If you have a shared clipboard problem, see if the following troubleshooting guide helps:
Remote-to-local copy and paste broken.
RDPCLIP is not in the clipboard viewer chain.
Kill and restart RDPCLIP.
Local-to-remote copy and paste broken.
TS client is not in the clipboard viewer chain.
Close the TS client and reconnect to the session.
RDPCLIP or the TS client is using excessive CPU.
There is a loop in the local or remote clipboard viewer chain.
Kill and restart RDPCLIP. If this does not fix the problem, close the TS client and reconnect to the session.
Remember, that on Windows Vista and above, the clipboard viewer chain system component is radically improved. Another reason to upgrade to the best Windows version ever!
The has been a lot of talk about badly written apps breaking the Clipboard chain. We have this happen quite often and I would like to track down which of our apps is causing the problem. Can you suggest any utilities or methods for troubleshooting and finding the "bad app"? Maybe a utility for viewing the Clipboard chain so that when it happens I can see what apps are missing from it and which are still there? If I can find out which app is causing it, I can make a bug report to the app vendor and possibly get a fix. Other than that, I would have to hope that Microsoft will eventuall come up a with a fix (For XP and 2003). It sounds like Vista is having quite a few issues with this also... We will be on 2003 Terminal server for at least another year. We run about 30 Terminal servers and this is a consistant complaint from our Users. It happens randomly and we have yet to find the cause... Seems to be noticed mostly when running office 2003 on terminal server.
Our silly little vista problem with the clipboard is this --- anytime you try and hit the "print screen" button and then go attempt to paste that image into "paint" it says you are not allowed access to the clipboard. End of story.
Every user on earth has been allowed to use this funtion for years and years now, yet somehow we're supposed to think this is not a planned reduction of personal liberty on microsofts doing? Just a mere oversight? I think NOT...
Of all the stupid ways to design clipboard access, Microsoft has come up with a management nightmare again. All that is needed is temporary storage accessable to any application that needs its content. If there is a more convoluted, error-prone solution, Microsoft will unfailingly implement it. No wonder they eliminated the clipboard viewer in Vista and sent us back to the dark ages of pasting to wordpad to confirm the contents of the clipboard! SHEEEEEEESH!!!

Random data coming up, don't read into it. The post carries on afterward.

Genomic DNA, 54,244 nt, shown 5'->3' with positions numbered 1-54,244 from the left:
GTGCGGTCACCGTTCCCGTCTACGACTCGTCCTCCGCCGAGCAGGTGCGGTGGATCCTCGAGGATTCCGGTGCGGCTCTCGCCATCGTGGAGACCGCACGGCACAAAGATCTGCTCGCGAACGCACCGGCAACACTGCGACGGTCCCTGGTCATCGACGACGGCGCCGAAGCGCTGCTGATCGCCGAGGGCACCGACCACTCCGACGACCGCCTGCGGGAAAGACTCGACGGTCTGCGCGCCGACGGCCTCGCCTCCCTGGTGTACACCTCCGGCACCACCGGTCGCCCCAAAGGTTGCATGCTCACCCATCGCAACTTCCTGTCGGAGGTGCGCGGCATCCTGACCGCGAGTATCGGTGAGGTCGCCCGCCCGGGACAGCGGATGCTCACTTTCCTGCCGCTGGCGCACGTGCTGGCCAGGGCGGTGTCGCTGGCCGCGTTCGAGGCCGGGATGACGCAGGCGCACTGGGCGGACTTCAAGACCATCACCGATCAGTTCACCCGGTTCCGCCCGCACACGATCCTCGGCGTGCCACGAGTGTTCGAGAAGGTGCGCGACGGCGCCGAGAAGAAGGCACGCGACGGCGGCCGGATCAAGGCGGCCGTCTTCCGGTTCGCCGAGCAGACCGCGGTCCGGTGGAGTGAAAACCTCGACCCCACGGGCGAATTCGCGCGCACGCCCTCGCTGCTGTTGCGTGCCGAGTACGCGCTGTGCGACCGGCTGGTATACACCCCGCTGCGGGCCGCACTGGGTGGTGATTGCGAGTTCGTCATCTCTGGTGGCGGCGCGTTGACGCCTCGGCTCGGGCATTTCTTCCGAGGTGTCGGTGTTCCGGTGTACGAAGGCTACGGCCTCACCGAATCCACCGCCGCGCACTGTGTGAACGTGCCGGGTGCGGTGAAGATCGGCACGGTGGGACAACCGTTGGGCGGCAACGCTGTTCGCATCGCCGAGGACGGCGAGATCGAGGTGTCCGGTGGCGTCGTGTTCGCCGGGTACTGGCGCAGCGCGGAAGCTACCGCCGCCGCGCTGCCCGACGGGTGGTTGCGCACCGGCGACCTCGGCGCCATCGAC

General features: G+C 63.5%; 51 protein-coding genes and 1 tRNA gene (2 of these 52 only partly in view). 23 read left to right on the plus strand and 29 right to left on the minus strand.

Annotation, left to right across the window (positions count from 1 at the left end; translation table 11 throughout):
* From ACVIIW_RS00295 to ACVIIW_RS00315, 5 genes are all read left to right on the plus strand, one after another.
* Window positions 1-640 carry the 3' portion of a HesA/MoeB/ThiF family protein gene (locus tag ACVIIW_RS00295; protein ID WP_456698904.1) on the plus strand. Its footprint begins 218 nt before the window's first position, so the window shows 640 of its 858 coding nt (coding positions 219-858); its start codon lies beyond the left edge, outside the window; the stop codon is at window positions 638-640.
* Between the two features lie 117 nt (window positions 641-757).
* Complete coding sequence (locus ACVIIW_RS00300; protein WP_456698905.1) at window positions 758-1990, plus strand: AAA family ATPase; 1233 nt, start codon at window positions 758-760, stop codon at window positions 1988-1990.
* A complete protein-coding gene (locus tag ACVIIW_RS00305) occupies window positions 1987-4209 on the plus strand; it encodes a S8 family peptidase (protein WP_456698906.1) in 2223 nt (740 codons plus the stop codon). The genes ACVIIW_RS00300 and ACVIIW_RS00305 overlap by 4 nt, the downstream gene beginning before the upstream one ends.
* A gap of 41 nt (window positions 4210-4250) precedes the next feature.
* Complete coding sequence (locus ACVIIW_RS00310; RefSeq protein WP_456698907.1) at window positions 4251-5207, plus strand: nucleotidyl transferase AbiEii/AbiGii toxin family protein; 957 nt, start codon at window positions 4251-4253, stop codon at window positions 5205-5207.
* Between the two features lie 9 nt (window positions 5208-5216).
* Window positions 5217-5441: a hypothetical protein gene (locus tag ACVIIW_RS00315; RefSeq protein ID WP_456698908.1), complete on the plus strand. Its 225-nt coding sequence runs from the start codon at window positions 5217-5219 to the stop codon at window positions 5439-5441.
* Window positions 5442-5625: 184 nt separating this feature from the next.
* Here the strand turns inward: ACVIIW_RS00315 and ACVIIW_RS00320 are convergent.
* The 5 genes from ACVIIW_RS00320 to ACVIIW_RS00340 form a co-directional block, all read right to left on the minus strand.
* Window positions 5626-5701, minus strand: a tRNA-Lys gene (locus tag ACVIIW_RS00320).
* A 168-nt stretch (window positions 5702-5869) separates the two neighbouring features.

Thank goodness for third party clipboard utilities.
While I do appreciate a candid description of what's happening behind the scenes, as an end user I find this infuriating.
I find it completely inexcusable that a dept blog from Microsoft would publish a 'bug' without a fix, and blame it on poorly written software and insinuate that if you upgrade $$ to Vista your problems will lessen. ???
I searched the dominate search engine uncle "Goog" for the answer to my problems and sadly I find that the comments of this post offer more of a solution than the original poster does.
It's a fairly gloomy day for MSFT when the only fix is to restart a buggy process (rdclip.exe) Reminds me of the '3 finger solute' days of win95.
Very usefull and detailed information !
It helps me to resolve all issues with the windows 2k3 clipboard
Thanks. That was an interesting read. But i would have liked to know why was it not designed so that the OS controls notifying all the processes about any update on the clipboard instead of the processes doing it themselves. I mean was there any limitation due to which the original design was done this way??
Why has no one here suggested Terminals? Its a godsend, however it suffers from the same issue as the offical Microsoft RDP client... Check it out google for it their site is at codeplex
Who really cares how it works? It should just friggin work! Makes me want to get a Mac.
Application A talks to APplication B and my blog copies blah blah blah... This is yet another nuance to add to the infinite list.
BTW, I am using Vista and 2008 for the remote server and it still doesn't work!
My problem is that rdpclip.exe just isn't starting on the terminal server session..... But I can't find any info on how to resolve this one anywhere :(
I've had this problem connecting from Windows XP SP2 to both Windows Server 2003 and Windows Server 2008. The workaround I'd found was to toggle the TS config setting for allowing clipboard access, but that also requires logging off/on to start a new RDP session - a big pain. The problem is usually copying from an app in my RDP session back to an app on my local workstation. From this post, I would have thought that copy RDP > paste local would be better (due to the improvements in rdpclip), but it still seems to have issues because killing and restarting rdpclip just fixed the problem for me. The server is Windows 2008 Server, Standard w/o Hyper-V, SP1, 64-bit.
Gotta love a linked list that the API requires the clients to maintain! Well, glad it's been redesigned in the new USER32..
As for the old version with this problem, there is a software workaround for developers... a) record the clipboard sequence number in your WM_DRAWCLIPBOARD handler, b) create a timer in which you call GetClipboardSequenceNumber() and compare to the last number you received in WM_DRAWCLIPBOARD. If those numbers differ, you know you've been dropped from the notification chain (or perhaps some dipshit app has been inserted in front of you and isn't passing along messages), and should re-add yourself. In this way, you can avoid user intervention such as having them restart the application.
Have you considered telling Microsoft? Office is the one that is almost always running when I have problems.
This goes a LONG way to explaining the weirdness I have been seeing on my RDP sessions, great article which makes it easy to understand the problem.
Copy and paste wasn't working from my remote XP system to my local Windows 7 system. All I had to do to fix this problem was run RDPCLIP from the remote system. Thanks for the advice!